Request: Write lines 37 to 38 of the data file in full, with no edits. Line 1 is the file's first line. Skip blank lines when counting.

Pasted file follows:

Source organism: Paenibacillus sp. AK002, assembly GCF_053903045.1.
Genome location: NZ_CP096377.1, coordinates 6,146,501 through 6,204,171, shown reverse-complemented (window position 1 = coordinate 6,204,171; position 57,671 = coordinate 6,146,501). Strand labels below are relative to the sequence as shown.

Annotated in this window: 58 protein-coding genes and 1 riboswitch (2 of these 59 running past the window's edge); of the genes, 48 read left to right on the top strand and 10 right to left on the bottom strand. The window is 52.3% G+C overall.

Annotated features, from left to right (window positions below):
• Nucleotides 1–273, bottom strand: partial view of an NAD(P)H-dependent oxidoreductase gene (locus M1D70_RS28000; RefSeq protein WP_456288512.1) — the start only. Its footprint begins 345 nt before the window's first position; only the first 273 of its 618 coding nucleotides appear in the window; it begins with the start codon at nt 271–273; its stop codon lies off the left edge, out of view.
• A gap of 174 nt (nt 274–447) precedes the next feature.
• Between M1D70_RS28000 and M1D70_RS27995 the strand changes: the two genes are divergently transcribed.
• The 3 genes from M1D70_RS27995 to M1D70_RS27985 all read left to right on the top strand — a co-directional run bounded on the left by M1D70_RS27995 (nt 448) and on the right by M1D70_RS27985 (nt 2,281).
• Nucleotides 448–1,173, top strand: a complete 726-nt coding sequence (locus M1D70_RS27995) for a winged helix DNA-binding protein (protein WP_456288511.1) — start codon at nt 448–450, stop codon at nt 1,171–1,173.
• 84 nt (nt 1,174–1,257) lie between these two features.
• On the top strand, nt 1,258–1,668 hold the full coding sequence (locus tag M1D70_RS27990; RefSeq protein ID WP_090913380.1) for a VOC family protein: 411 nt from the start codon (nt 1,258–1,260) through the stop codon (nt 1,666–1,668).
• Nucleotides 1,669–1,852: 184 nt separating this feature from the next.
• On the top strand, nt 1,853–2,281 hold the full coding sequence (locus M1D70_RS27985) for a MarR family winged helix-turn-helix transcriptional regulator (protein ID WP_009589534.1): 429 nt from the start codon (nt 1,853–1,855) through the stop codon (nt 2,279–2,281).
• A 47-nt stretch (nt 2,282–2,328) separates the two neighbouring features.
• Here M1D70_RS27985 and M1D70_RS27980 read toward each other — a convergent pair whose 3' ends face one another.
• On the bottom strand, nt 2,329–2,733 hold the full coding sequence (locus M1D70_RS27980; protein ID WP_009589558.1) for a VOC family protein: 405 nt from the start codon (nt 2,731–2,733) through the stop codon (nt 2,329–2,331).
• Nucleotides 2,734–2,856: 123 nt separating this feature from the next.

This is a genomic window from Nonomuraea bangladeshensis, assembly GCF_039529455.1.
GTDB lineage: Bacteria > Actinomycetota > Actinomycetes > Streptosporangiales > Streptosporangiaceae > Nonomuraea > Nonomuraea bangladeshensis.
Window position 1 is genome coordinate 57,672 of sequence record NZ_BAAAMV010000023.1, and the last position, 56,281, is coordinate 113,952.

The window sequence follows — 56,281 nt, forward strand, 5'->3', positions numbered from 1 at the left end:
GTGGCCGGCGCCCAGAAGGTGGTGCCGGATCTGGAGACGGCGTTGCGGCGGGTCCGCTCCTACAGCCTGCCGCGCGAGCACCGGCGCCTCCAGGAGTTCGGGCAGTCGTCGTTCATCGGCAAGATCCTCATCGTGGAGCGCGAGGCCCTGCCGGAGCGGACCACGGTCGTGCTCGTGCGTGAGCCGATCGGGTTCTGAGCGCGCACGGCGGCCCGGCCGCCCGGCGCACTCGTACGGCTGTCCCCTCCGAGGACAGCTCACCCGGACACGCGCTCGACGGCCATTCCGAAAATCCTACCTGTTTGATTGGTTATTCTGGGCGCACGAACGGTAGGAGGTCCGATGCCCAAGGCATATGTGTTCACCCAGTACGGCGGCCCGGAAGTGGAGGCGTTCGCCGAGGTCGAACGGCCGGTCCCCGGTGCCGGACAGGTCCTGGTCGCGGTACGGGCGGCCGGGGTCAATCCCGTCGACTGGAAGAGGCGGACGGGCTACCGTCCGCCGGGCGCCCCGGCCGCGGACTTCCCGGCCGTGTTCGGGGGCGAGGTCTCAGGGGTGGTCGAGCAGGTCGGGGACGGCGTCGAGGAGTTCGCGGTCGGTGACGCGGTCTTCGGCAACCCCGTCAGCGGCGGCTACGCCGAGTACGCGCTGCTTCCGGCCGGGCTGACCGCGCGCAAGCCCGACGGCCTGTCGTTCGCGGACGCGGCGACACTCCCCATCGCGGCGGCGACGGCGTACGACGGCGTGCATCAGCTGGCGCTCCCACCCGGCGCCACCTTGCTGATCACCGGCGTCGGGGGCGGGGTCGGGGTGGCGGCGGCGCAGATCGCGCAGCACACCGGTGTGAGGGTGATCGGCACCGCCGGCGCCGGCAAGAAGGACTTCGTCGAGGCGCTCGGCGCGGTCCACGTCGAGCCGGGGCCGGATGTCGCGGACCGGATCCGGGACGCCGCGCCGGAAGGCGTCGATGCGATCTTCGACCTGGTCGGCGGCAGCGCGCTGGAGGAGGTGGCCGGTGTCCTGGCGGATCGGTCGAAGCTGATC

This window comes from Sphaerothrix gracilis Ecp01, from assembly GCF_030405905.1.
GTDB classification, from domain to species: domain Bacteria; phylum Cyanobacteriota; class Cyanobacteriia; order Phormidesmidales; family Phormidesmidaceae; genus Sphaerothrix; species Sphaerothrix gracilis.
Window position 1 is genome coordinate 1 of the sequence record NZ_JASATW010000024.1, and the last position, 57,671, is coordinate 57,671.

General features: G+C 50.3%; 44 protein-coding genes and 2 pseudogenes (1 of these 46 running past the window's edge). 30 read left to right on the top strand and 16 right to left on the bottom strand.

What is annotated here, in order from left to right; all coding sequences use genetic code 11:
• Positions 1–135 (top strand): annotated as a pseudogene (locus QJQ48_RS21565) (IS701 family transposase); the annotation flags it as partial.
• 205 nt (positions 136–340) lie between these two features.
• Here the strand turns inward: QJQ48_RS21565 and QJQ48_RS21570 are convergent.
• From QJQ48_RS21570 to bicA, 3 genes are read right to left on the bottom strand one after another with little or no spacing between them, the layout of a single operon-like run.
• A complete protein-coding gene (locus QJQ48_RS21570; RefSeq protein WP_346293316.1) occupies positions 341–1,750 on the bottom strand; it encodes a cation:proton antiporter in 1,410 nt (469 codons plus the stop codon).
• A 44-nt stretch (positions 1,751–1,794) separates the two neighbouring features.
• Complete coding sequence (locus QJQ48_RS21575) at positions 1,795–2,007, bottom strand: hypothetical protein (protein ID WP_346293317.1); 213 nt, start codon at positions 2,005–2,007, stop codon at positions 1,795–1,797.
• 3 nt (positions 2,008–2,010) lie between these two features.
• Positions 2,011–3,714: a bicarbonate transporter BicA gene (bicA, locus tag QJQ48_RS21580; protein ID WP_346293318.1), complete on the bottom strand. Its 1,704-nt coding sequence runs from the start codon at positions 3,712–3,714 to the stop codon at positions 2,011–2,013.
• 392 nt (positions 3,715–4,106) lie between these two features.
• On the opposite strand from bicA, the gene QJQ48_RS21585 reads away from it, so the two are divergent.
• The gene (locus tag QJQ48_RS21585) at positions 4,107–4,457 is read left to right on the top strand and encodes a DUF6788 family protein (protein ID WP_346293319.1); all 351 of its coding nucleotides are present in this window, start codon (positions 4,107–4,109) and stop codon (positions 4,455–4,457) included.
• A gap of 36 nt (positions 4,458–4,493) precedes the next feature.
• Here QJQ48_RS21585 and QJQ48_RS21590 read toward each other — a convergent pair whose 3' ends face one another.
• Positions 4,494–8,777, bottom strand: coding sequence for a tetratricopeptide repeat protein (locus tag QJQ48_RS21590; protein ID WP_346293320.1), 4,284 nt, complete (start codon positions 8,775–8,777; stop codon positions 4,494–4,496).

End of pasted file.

• 392 nt (positions 3,715–4,106) lie between these two features.
• On the opposite strand from bicA, the gene QJQ48_RS21585 reads away from it, so the two are divergent.